So often we struggle with our identity. Do you struggle with who you are? Have you ever hidden your identity? What is your true identity?
I want to bring up a story of a man who hid his identity. You can read about it in a Bible in Luke 22, starting in verse 54.
This is the story of a crisis of identity in the life of Jesus’ most famous disciple, Peter. Remember this story? The story takes place in the final hours of Jesus’ life when he was arrested. Earlier that evening, Jesus had predicted that Peter would deny Jesus, to which Peter vehemently responded, “No way, I will never do that.” But after Jesus was arrested and put on trial, after the rest of the disciples fled the scene in fear, Peter hung in there, and then he was ID’d. Look at verses 54-62. Peter should have identified with Jesus, and yet he said strongly, “I don’t know him!”
This should sound familiar, as there are ways big and small that all of us have denied him, hiding our identity.
And yet, a few days later, after his resurrection, Jesus meets with Peter on the lake shore.
Turn to John 21, which takes place maybe a few days or weeks later. Peter’s denial had never been resolved. We don’t know if any of the other disciples were aware of Peter’s denial. Did they see it? John’s account makes it seem like John was there too. Maybe John saw it go down, but it’s not certain. If no disciples heard about it, did Peter tell them what happened? Or did he hide it from them? Peter doesn’t seem like the type to hide things, but then again, it would have been embarrassing for him to reveal his total failure when he denied Jesus, hiding his identity as a disciple of Jesus. But Jesus knew. In Luke’s account we read that after Peter’s third bold denial of his identity as a follower of Jesus, when the rooster crowed, Jesus turned and looked right at him. Whew. That scene is just popping with emotion. Imagine how Jesus felt as his close friend, one of his inner three, Peter, denies him. Imagine how Peter felt when Jesus turns and looks Peter in the eye. Luke tells us Peter went outside weeping bitter tears.
So while Peter must have been elated about Jesus’ resurrection, the denial moment has never been dealt with. Peter’s betrayal is hanging like a heavy wet blanket between him and Jesus. Do you know that feeling, when there is a brokenness, a hurt between you and another person? Into that tension, look what happens in John 21, verses 15-19.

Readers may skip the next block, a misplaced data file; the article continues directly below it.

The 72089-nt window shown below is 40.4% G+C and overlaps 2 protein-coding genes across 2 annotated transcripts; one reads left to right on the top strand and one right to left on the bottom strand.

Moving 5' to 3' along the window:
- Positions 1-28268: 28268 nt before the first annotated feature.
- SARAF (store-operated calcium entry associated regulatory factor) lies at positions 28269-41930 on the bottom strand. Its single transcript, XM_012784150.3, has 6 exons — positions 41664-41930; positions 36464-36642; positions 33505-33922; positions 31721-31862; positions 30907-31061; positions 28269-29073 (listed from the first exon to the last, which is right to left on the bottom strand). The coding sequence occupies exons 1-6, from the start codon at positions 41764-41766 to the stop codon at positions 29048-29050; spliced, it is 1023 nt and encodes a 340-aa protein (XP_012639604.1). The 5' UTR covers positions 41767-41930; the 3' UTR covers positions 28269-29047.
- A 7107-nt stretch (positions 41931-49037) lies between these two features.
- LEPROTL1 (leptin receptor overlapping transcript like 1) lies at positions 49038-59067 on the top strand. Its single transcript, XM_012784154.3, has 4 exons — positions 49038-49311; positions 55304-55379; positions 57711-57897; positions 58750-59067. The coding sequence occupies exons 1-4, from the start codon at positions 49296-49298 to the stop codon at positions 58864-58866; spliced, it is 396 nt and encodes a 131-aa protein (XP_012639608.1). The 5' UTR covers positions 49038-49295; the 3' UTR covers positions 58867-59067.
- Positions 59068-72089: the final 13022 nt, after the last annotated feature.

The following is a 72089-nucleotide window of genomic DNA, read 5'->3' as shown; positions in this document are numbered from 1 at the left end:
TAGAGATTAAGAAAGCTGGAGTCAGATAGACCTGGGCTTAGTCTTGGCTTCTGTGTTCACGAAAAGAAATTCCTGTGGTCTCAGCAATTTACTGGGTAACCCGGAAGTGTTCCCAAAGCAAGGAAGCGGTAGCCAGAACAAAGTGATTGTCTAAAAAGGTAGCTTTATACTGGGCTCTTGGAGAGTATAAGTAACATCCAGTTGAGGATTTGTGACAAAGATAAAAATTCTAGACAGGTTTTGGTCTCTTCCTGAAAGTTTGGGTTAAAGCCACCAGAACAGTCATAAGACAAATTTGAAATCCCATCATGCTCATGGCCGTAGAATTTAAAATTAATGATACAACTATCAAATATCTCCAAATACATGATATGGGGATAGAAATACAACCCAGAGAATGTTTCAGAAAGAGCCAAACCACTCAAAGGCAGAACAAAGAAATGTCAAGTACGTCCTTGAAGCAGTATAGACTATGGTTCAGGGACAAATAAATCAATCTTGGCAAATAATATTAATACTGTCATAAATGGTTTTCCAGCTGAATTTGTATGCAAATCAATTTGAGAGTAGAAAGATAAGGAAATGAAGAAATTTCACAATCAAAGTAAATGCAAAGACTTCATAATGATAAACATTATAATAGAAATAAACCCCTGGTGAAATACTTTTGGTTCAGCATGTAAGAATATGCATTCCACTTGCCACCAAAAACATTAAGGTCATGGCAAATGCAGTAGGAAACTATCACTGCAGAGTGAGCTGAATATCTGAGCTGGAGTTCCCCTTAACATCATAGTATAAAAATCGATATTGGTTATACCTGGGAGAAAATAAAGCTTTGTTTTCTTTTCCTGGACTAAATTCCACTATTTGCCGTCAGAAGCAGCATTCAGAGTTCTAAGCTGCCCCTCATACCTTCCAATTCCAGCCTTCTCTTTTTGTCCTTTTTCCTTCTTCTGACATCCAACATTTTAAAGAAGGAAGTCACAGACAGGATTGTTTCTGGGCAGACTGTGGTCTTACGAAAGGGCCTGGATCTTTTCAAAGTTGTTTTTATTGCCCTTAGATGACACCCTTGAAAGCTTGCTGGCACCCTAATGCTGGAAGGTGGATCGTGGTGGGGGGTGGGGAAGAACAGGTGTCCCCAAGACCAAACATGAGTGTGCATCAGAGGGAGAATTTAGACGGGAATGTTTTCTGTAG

Jesus reinstates Peter, three times asking, “Do you love me?” One for each denial. He then reaffirms Peter by saying, “Feed my sheep,” three times, resurrecting Peter’s true identity, overturning each of Peter’s three denials. Jesus was saying, “Peter, you denied me…three times. You hid your identity, but all is not lost. I know who you really are. Reclaim your true identity. Live out who you truly are.”
That is what he says to each one of us too. Claim your true identity as “in Christ.” Claim the victory and new life that you have in Christ.
What we identify with shapes our actions. Allow yourself to pause and acknowledge your identity in Christ. Allow it to shape you, to shape how you think and how you look at the world, and therefore how you live.
When we so fully acknowledge with Jesus, we need not fear, because we are in him, and we can give our lives as he did for us. This is why Paul would go on to say some powerful things:
- Romans 12:1-2 – Offer your bodies as living sacrifices.
- Philippians 3:10 – I want to know Christ and power of his resurrection and the fellowship of sharing in his suffering.
- Galatians 2:20 – I have been crucified with Christ and I no longer live but Christ lives in me.
How do we so fully identify like this with Jesus in the real world of our lives and our communities? It can be hard to know what this means. Check back in to the next post as we’ll try to answer that question.